A surgical education: Joseph Queally on what surgical training can learning from music

It’s been a while since I posted anything on this blog, a longer while since I posted anything that wasn’t just a link to something else here, and an even while since I posted anything all that medical education related.

So here is Addrenbrookes orthopaedic surgeon Joseph Queally with an excellent piece on the BMJ site on what surgical training can learn from music. :

Anyone who has learnt a musical instrument knows that countless hours of practice are needed to achieve success. As a musician who has performed as an individual and as part of a group, I have spent many hours practicing before competitions and performances. It becomes apparent that how one practices is a skill in itself and the type or quality of practice is often more important than the quantity of practice. Ericsson formally described this phenomenon as deliberate practice after studying violinists in a music academy in Berlin. Rather than monotonous repetition of a skill or task, deliberate practice involves breaking the task up into chunks, identifying which ones need improvement, and performing focused practice on this chunk or task until a goal is achieved.

As a surgical educator, I can also see a role for deliberate practice in surgical training. As in music, complex tasks (e.g. percutaneous screw placement in fracture surgery) can be broken up into basic steps or “chunks,” such as image intensifier positioning, appropriate screw entry point identification, and trajectory planning. Trainees can then practice the steps they are deficient in under supervision. Here trainers provide critical feedback by identifying the troublesome parts of a technique that an individual trainee is struggling with. Simulation in particular can provide a safe environment for deliberate practice where trainees can practice tasks repeatedly without risk to patients.

Read the whole thing, as they say.

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Artificial hip as hood ornament

From Paula and Andrew’s Travels – a visit to Burghley House which is full of entertaining detail , especially this:

“Transgenerational Trauma – the Armenian Genocide Considered”

I have posted at times speculating as to the long term impact of collective traumas I may have a personal motivation for this. On my other blog I have often re-posted from the excellent blog of Adam deVille, Eastern Christian Books. On this blog deVille considers recent books relevant to the broad theme of Eastern Christianity – along with his own always perceptive and thought-provoking reflections.

He has a post on a recent book on transgenerational trauma and the Armenian Genocide:

To my mind one of the most important and far-reaching insights Freud first helped us to understand, and many analysts–as well as other psychologists, sociologists, historians, and churchmen–have deepened in the years after Freud (and in particular after the Holocaust) is the long-lasting nature of major trauma, and the very real ways in which something of those traumatic memories will shape later generations who did not experience the trauma directly.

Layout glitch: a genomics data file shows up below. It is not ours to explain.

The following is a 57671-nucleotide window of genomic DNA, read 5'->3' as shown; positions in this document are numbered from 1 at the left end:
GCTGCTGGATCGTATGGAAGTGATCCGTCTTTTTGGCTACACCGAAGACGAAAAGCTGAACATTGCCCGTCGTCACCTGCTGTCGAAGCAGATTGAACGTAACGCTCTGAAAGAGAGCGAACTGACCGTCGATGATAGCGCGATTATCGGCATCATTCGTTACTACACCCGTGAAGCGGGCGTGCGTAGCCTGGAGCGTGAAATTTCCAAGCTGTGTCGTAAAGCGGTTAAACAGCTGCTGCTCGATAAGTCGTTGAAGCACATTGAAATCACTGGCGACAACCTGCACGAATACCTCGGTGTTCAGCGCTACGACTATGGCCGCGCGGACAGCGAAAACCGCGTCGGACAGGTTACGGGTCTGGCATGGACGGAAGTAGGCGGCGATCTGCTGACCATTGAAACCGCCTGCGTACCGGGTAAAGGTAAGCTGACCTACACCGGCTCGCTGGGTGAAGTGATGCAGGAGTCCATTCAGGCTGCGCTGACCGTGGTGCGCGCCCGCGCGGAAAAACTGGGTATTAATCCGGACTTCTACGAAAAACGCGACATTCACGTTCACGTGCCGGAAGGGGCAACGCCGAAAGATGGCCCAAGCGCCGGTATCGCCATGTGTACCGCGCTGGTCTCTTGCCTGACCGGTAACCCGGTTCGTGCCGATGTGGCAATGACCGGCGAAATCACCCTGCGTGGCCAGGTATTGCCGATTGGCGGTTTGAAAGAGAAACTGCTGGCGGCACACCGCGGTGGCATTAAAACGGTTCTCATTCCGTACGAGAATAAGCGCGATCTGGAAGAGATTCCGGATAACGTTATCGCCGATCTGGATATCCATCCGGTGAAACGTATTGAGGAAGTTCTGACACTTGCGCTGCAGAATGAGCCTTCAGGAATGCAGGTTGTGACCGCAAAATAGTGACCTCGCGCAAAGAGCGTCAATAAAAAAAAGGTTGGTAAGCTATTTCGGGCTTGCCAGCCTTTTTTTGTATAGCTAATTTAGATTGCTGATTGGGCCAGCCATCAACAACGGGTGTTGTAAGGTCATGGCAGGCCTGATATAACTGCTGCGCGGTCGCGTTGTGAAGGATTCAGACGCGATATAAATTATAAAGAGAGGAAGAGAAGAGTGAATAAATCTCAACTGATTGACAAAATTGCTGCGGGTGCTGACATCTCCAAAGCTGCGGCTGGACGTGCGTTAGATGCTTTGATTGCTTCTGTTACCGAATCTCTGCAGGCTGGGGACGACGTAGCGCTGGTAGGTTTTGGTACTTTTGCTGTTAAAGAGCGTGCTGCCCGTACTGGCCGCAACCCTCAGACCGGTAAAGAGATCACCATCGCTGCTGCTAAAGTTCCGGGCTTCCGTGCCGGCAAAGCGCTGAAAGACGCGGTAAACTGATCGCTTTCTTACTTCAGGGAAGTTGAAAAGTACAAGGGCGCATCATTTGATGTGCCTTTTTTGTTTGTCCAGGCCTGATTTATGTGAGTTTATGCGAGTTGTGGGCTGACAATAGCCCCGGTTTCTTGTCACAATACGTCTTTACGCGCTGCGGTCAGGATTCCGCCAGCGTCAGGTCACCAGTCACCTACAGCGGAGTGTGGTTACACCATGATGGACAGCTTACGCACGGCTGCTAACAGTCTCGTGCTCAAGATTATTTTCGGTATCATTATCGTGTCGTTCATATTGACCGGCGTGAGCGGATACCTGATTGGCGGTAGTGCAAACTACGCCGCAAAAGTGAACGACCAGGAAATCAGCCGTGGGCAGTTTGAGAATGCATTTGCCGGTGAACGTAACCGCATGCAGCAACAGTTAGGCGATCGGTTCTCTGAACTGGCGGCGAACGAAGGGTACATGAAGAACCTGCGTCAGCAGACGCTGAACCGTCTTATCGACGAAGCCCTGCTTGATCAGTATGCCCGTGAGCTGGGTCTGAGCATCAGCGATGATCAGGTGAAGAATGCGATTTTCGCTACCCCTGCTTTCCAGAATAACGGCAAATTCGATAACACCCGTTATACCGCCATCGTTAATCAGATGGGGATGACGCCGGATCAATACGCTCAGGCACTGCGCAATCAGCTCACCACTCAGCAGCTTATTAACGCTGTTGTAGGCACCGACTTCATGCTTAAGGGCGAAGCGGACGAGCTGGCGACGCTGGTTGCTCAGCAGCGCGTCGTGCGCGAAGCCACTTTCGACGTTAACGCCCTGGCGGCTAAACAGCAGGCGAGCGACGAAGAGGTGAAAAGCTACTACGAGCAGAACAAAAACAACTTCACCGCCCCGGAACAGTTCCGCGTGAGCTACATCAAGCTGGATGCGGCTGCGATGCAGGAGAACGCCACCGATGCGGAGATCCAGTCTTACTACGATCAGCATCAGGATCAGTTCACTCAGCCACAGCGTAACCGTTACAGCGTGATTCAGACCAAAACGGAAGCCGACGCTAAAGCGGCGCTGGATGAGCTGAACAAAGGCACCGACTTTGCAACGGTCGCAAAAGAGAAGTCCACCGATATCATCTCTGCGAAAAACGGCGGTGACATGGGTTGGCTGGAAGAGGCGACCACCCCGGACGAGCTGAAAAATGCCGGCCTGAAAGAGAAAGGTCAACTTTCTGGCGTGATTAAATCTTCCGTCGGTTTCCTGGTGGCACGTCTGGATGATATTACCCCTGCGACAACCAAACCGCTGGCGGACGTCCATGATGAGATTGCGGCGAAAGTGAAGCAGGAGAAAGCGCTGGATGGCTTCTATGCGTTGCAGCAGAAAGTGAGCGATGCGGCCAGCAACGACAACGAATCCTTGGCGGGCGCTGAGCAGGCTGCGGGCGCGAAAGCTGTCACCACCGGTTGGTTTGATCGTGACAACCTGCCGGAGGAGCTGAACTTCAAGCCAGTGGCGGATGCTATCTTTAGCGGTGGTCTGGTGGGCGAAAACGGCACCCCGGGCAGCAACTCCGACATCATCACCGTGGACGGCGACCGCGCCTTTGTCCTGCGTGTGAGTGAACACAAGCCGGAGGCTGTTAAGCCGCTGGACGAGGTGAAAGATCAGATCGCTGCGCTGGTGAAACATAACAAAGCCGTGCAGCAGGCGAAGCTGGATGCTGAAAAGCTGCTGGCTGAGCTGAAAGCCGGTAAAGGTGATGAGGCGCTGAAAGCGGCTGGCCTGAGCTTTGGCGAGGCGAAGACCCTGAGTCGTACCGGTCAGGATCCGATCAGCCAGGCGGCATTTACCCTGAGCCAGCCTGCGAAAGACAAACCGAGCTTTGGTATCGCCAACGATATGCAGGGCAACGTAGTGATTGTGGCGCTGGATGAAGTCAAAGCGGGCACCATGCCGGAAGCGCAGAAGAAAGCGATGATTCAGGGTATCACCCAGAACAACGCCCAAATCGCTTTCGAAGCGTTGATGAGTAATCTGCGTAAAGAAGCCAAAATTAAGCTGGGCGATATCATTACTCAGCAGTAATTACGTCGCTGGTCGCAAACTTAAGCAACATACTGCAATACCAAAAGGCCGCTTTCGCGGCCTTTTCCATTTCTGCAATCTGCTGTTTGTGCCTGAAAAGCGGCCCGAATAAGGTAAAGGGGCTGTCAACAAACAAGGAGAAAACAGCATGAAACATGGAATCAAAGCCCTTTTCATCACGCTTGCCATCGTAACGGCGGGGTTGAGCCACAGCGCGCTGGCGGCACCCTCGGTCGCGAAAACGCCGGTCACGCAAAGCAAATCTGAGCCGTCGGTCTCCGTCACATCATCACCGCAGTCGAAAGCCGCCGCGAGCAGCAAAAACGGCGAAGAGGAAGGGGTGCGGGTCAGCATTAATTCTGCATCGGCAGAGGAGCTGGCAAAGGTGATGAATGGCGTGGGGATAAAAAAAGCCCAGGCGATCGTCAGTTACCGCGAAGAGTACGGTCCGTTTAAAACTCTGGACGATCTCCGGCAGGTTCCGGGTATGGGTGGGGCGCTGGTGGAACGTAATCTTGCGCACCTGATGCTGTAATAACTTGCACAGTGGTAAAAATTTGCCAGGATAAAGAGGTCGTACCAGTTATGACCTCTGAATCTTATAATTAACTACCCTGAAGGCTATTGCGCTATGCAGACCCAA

In this instance, Eastern Christians have first-hand experience, starting in 1915 (though, of course, actually much earlier, given a centuries-long trail of blood and tears among Armenian Christians, subject to periodic mass slaughters under the Ottomans) with the Armenian, Assyrian, and Greek genocides. The first of these was the largest, and has attracted a good deal of attention in the last two decades. Now that a century and more has passed, and all survivors are dead, the memories and effects of the genocide are not, as a new book reminds us: Anthonie Holslag, The Transgenerational Consequences of the Armenian Genocide: Near the Foot of Mount Ararat (Palgrave Macmillan, 2018), 291pp.

About this book the publisher tells us:
This book brings together the Armenian Genocide process and its transgenerational outcome, which are often juxtaposed in existing scholarship, to ask how the Armenian Genocide is conceptualized and placed within diasporic communities. Taking a dual approach to answer this question, Anthonie Holslag studies the cultural expression of violence during the genocidal process itself, and in the aftermath for the victims. By using this approach, this book allows us to see comparatively how genocide in diasporic communities in the Netherlands, London and the US is encapsulated in an historic narrative. It paints a picture of the complexity of genocidal violence itself, but also in its transgenerational and non-spatial consequences, raising new questions of how violence can be perpetuated or interlocked with the discourse and narratives of the victims, and how the violence can be relived.

Vierordt’s Law and experimenting with time

Karl von Vierordt has a relatively short Wikipedia bio (compared, for instance, to this) for someone who pioneered the measurement of blood pressure, the measurement of lung function and – the activity that would link his name with a “law” for posterity, the experimental study of the time sense. Indeed, he seems to have been one of the first experimental psychologists.

vierordtk

This excellent set of slides gives an overview of Vierordt’s career and a very detailed discussion of the time experiments, their methodology, context, and implications. So what is Vierordt’s Law? As stated by Wearden in the talk:

the proposition that short intervals
of time are judged as longer than they are,
whereas long intervals are judged as
shorter, with an indifference point, where
intervals are judged correctly, somewhere